Italian foreign minister seeks ‘freedom’ in party rift

Italian Foreign Minister Luigi Di Maio announced Friday that he has quit the steering committee of the Five Star Movement (M5S), the biggest party in parliament, saying "I want my freedom".

Italy's Foreign Affairs minister Luigi Di Maio
Italy's Foreign Affairs minister Luigi Di Maio has said he wants the freedom to speak out against Five Star Movement leader Giuseppe Conte.  Fred TANNEAU / AFP

He had chaired the committee which ensures the once anti-establishment party’s statutes are respected, and validates candidacies for national and local elections.

“In recent days the internal debate has degenerated. They started talking about splits, trials, pillorying. They tried to target and discredit my person,” Di Maio said in a Facebook post.

“I want the freedom to raise my hand and say what is wrong or what could be improved. We win and we lose together because we are a community based on pluralism of ideas, especially in this difficult moment for the Five Star Movement,” he added.

In particular the foreign minister wants the freedom to speak out against M5S leader and former premier Giuseppe Conte.

The two men have been at loggerheads in recent weeks over the presidential election, after the failure of the party’s candidate Elisabetta Bettoni, who had been proposed by Conte.

Incumbent President Sergio Mattarella gained re-election and was sworn in Thursday for a second term, after parliament begged him to stay on to stave off a looming political crisis.

READ ALSO: Italy’s President Sergio Mattarella sworn in for second term

Italian media commented at length on Di Maio’s loud applause in the Chamber of Deputies when Mattarella won an absolute majority for a new seven-year term.

The foreign minister had warned that the M5S leaders would have to answer to activists and he now wants a free hand to confront his internal opponent.

“I have decided to resign from the Guarantee Committee of the Five Star Movement,” wrote  Di Maio in a letter addressed to Conte.

Opinion polls suggest Di Maio could come out on top in the party struggle.

A series of four polls conducted after the presidential election at the end of January, showed the movement stagnating at 13-15 percent of the popular vote.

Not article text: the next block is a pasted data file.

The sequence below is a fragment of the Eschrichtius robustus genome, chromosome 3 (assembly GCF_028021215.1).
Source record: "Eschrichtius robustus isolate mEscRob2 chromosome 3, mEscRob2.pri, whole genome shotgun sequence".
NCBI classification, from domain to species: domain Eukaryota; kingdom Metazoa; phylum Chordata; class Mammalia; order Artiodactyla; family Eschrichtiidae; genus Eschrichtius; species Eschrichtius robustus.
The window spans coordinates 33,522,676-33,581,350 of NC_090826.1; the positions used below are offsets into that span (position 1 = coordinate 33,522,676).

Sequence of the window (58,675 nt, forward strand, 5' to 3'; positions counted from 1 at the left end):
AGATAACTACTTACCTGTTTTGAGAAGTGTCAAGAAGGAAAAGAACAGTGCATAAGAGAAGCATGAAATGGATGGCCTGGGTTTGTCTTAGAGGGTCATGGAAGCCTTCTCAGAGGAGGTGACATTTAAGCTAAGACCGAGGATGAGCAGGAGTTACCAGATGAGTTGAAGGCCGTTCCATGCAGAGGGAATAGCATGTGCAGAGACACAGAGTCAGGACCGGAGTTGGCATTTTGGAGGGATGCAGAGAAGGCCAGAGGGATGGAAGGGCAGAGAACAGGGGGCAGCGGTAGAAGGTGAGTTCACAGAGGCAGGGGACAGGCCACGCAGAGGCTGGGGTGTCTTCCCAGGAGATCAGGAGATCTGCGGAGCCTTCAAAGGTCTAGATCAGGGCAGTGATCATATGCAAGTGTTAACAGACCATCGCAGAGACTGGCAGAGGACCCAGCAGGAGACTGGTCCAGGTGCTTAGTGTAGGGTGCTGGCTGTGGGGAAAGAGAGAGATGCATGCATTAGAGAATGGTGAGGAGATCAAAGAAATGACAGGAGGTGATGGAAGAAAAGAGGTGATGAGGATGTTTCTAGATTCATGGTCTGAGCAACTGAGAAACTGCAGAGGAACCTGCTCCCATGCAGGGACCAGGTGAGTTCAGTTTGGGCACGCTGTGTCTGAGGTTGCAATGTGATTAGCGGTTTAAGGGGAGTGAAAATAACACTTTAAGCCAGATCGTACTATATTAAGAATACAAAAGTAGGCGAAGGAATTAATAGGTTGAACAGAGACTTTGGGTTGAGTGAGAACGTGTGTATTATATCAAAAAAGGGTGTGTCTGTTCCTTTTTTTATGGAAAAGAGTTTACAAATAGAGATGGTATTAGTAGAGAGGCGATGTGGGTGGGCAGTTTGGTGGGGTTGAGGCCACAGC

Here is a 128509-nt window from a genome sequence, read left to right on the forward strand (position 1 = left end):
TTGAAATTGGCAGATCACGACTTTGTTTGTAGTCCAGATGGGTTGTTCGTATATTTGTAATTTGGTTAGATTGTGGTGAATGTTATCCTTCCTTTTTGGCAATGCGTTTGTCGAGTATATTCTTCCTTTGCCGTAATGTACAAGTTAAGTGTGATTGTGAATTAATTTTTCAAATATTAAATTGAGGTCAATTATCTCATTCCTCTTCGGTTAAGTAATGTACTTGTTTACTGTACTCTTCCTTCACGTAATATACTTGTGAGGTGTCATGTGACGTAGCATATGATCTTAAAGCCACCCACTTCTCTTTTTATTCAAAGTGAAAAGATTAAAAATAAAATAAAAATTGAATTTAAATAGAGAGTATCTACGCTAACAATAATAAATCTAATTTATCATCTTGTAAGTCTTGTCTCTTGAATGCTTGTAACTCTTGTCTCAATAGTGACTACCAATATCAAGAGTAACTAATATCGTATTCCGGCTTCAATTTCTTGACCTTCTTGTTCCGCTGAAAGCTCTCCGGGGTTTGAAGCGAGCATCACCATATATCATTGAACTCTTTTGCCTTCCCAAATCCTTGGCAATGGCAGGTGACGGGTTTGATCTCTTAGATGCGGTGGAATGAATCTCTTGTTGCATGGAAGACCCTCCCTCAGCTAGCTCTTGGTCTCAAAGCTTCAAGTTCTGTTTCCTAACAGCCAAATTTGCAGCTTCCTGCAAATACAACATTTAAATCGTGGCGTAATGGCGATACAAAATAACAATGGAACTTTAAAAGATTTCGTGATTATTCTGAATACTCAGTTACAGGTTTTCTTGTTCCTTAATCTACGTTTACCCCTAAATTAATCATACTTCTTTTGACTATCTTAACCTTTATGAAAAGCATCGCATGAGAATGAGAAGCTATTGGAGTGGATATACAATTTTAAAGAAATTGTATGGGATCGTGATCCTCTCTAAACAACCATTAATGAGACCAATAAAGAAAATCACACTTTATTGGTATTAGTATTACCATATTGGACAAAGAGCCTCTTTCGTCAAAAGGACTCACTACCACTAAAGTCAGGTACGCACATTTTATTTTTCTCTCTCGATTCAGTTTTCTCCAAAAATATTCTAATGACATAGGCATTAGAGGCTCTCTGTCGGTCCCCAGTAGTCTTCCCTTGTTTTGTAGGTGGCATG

Conte is credited with only 36 percent of favourable opinions, compared to over 50 percent six months ago.

Meanwhile, Di Maio has received the support of several party deputies and activists on social networks.

Born in 2009, the M5S is an atypical movement in terms of its organisation and ideology, neither right nor left, and has built itself as an alternative to the “establishment” parties, but its transformation into a governing party is creating recurrent internal tensions.

READ ALSO: President Mattarella, the reluctant hero in Italy’s crisis

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Italy’s hard right set for election victory after left-wing alliance collapses

An Italian centre-left election pact broke down on Sunday just days after it was formed, leaving the path to power clear for the hard-right coalition.

Italy’s hard right set for election victory after left-wing alliance collapses

The alliance between Italian centre-left parties was left in disarray on Sunday night, potentially meaning a landslide victory for the hard-right coalition at early general elections in September.

The leader of the centrist Azione party withdrew support for the left-wing coalition led by the Democratic Party (PD) just five days after the two joined forces, saying it could not work with left-wingers brought in to boost the alliance.

Carlo Calenda, leader of Azione, withdrew his support on Sunday after PD made another pact with smaller left-wing parties including the radical Sinistra Italiana, and new green party Europa Verde.

“You cannot explain (to voters) that to defend the constitution you make a pact with people you know you will never govern with,” Calenda told newspaper Corriere della Sera.

The news was greeted with jubilation by hard-right League leader Matteo Salvini, who tweeted: “On the left chaos and everyone against everyone!”

Giorgia Meloni, leader of the neofascist Brothers of Italy party (FdI) mocked a “new twist in the soap opera of the centre-left.”

READ ALSO: Italy to choose ‘Europe or nationalism’ at election, says PD leader

Analyists predict the centre-left split could hand the right-wing bloc a landslide victory at the election on September 25th, with Meloni tipped to become Italy’s first female prime minister.

Italy’s political system favours coalitions, and while Meloni has a strong alliance with Salvini’s League and Silvio Berlusconi’s Forza Italia, Letta is struggling to bring together the disparate  progressive parties.

The PD is neck and neck with Brothers of Italy in the latest opinion polls, but even in partnership with Azione, the group most recently polled at 33.6 percent, compared with 46.4 percent for the right.

Political commentators said the only hope PD has now of posing a credible threat to the right-wing alliance would be by partnering with the Five Star Movement.

READ ALSO: Why has Italy’s government collapsed in the middle of summer?

However, Letta has repeatedly said this is out of the question, as he blames M5S for triggering the political crisis that brought down Mario Draghi’s broad coalition government.

“Either PD eats its hat and seeks alliance with M5S to defeat the right-wing coalition, or it’s hard to see how the right can possibly lose the forthcoming election,” Dr Daniele Albertazzi, a politics professor at the University of Surrey in England, tweeted on Sunday.

Early elections were called after Draghi resigned in late July. His government currently remains in place in a caretaker role.